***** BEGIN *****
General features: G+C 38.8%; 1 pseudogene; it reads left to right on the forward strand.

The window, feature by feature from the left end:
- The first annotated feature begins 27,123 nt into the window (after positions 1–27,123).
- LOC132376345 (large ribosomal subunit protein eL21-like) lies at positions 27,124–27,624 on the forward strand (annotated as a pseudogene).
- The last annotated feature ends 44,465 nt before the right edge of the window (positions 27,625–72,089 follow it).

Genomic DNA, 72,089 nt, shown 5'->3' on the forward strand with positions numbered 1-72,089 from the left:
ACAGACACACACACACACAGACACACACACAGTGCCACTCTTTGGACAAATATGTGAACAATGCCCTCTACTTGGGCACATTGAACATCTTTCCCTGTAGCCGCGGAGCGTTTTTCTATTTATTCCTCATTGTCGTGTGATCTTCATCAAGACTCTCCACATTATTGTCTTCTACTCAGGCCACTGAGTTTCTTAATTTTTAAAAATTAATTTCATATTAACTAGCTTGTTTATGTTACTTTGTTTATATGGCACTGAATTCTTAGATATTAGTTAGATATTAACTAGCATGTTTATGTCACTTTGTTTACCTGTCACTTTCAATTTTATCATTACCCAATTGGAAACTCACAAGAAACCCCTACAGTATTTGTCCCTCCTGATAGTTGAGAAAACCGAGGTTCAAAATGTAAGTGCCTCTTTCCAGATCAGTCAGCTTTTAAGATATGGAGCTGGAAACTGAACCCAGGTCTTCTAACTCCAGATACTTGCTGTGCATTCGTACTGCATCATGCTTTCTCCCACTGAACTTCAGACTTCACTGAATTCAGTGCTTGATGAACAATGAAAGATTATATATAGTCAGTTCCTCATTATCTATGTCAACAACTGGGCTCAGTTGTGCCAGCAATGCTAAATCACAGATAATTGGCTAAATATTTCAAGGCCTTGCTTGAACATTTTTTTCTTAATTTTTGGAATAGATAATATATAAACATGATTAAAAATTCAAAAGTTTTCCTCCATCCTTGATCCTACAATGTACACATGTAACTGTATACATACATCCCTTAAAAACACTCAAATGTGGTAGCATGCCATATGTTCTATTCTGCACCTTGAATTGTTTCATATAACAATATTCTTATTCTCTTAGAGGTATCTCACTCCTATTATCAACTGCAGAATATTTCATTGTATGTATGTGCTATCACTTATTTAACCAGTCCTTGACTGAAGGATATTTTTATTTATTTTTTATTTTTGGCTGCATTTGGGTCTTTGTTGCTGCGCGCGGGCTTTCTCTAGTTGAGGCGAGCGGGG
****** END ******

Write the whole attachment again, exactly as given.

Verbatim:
General features: G+C 38.8%; 1 pseudogene; it reads left to right on the forward strand.

The window, feature by feature from the left end:
- The first annotated feature begins 27,123 nt into the window (after positions 1–27,123).
- LOC132376345 (large ribosomal subunit protein eL21-like) lies at positions 27,124–27,624 on the forward strand (annotated as a pseudogene).
- The last annotated feature ends 44,465 nt before the right edge of the window (positions 27,625–72,089 follow it).

Genomic DNA, 72,089 nt, shown 5'->3' on the forward strand with positions numbered 1-72,089 from the left:
ACAGACACACACACACACAGACACACACACAGTGCCACTCTTTGGACAAATATGTGAACAATGCCCTCTACTTGGGCACATTGAACATCTTTCCCTGTAGCCGCGGAGCGTTTTTCTATTTATTCCTCATTGTCGTGTGATCTTCATCAAGACTCTCCACATTATTGTCTTCTACTCAGGCCACTGAGTTTCTTAATTTTTAAAAATTAATTTCATATTAACTAGCTTGTTTATGTTACTTTGTTTATATGGCACTGAATTCTTAGATATTAGTTAGATATTAACTAGCATGTTTATGTCACTTTGTTTACCTGTCACTTTCAATTTTATCATTACCCAATTGGAAACTCACAAGAAACCCCTACAGTATTTGTCCCTCCTGATAGTTGAGAAAACCGAGGTTCAAAATGTAAGTGCCTCTTTCCAGATCAGTCAGCTTTTAAGATATGGAGCTGGAAACTGAACCCAGGTCTTCTAACTCCAGATACTTGCTGTGCATTCGTACTGCATCATGCTTTCTCCCACTGAACTTCAGACTTCACTGAATTCAGTGCTTGATGAACAATGAAAGATTATATATAGTCAGTTCCTCATTATCTATGTCAACAACTGGGCTCAGTTGTGCCAGCAATGCTAAATCACAGATAATTGGCTAAATATTTCAAGGCCTTGCTTGAACATTTTTTTCTTAATTTTTGGAATAGATAATATATAAACATGATTAAAAATTCAAAAGTTTTCCTCCATCCTTGATCCTACAATGTACACATGTAACTGTATACATACATCCCTTAAAAACACTCAAATGTGGTAGCATGCCATATGTTCTATTCTGCACCTTGAATTGTTTCATATAACAATATTCTTATTCTCTTAGAGGTATCTCACTCCTATTATCAACTGCAGAATATTTCATTGTATGTATGTGCTATCACTTATTTAACCAGTCCTTGACTGAAGGATATTTTTATTTATTTTTTATTTTTGGCTGCATTTGGGTCTTTGTTGCTGCGCGCGGGCTTTCTCTAGTTGAGGCGAGCGGGG